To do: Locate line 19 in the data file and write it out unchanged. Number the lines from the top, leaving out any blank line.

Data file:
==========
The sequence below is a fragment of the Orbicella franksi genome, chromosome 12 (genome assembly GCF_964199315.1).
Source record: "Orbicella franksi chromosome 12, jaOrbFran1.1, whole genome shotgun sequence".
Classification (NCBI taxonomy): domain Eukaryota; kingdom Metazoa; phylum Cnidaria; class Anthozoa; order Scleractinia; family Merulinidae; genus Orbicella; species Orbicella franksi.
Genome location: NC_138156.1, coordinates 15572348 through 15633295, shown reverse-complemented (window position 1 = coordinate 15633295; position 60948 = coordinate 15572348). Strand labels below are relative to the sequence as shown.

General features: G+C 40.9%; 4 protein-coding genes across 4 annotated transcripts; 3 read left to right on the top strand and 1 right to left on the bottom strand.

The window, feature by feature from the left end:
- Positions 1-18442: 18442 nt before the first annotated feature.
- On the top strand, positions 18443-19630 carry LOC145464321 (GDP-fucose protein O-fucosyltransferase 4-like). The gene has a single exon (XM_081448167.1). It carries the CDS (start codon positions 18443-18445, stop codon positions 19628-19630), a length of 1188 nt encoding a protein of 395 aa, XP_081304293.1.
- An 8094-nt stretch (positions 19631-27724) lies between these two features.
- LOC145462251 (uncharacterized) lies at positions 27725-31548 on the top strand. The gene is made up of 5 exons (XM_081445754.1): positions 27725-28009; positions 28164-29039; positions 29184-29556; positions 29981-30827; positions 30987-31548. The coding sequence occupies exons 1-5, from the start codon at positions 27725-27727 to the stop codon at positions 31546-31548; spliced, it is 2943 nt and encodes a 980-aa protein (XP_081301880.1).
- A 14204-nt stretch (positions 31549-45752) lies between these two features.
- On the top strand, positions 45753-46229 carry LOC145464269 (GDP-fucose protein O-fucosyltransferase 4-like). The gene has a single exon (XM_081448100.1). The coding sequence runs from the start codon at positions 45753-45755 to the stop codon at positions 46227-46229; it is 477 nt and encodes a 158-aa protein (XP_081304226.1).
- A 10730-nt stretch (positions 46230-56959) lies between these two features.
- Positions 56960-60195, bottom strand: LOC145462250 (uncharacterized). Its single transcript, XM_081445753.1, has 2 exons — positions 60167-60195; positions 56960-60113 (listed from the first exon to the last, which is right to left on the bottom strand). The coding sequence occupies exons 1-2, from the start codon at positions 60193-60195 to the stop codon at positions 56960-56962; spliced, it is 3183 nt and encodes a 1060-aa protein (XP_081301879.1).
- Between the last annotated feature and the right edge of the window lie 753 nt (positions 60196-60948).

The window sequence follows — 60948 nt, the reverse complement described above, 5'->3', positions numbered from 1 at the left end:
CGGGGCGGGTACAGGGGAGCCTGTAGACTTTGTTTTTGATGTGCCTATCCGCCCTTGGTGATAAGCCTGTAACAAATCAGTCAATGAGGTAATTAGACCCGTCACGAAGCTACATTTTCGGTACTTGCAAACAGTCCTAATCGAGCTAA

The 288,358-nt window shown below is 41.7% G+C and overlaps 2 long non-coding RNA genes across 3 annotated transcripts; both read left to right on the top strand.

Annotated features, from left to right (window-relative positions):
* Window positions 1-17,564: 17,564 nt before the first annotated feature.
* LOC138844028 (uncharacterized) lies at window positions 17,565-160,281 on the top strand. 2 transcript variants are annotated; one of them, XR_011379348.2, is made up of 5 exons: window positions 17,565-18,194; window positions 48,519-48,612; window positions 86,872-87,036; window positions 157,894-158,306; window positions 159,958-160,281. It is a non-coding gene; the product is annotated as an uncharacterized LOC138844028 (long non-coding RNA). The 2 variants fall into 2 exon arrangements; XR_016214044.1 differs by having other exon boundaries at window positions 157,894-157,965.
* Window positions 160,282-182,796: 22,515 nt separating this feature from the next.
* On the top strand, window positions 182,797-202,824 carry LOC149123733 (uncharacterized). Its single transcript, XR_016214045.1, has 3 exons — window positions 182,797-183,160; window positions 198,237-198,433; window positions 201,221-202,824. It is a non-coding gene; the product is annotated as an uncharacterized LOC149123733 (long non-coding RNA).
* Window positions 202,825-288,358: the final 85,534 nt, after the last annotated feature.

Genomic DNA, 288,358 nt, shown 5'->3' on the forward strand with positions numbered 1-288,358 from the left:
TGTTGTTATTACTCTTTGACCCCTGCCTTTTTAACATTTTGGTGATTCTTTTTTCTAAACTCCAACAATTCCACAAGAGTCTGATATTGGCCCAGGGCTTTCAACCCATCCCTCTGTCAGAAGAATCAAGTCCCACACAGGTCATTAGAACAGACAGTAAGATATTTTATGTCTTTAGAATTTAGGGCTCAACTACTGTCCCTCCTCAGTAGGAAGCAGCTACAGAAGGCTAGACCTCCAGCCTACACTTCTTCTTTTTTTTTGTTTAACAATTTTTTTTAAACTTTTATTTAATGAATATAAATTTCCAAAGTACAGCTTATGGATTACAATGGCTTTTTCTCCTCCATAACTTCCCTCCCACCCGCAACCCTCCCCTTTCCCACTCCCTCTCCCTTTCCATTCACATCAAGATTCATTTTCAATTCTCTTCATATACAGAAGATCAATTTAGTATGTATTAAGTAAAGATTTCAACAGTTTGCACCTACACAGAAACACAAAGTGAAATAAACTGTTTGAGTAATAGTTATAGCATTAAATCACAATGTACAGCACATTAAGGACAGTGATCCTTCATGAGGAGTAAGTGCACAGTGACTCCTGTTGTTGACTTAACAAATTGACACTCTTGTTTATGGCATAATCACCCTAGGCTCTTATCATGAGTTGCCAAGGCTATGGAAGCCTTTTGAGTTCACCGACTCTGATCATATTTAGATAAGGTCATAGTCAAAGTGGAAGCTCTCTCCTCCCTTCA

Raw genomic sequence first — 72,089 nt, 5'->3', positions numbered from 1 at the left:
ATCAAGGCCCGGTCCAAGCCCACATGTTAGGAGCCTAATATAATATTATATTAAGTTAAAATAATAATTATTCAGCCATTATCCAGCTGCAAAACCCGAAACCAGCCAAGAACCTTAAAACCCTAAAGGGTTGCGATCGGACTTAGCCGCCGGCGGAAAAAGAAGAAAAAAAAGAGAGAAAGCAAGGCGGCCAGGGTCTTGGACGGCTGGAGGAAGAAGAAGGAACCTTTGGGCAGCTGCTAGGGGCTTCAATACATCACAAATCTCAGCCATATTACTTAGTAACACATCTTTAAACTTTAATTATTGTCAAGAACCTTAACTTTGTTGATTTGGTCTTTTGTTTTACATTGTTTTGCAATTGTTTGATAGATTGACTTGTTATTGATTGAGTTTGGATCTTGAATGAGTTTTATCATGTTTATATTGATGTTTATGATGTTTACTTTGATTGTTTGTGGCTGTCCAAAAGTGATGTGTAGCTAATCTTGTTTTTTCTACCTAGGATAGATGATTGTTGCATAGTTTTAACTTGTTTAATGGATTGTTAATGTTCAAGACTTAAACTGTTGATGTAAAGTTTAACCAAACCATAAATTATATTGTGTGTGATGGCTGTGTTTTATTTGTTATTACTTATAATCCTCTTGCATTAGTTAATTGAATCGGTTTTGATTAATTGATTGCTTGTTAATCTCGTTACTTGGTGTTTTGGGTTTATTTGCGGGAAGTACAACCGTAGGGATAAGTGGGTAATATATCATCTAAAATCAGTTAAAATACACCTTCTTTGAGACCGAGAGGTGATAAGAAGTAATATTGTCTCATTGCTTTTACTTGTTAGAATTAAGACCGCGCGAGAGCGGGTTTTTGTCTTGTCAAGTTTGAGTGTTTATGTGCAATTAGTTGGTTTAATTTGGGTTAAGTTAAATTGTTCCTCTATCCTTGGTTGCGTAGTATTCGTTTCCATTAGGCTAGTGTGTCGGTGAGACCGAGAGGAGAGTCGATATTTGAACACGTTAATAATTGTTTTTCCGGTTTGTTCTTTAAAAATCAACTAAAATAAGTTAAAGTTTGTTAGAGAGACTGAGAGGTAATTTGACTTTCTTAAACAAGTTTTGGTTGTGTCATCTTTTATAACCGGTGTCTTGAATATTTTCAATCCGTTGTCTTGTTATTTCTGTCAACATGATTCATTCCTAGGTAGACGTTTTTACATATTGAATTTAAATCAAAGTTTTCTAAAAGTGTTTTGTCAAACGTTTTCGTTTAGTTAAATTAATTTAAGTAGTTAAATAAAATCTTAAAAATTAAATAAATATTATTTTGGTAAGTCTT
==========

Annotated features, from left to right (window-relative positions):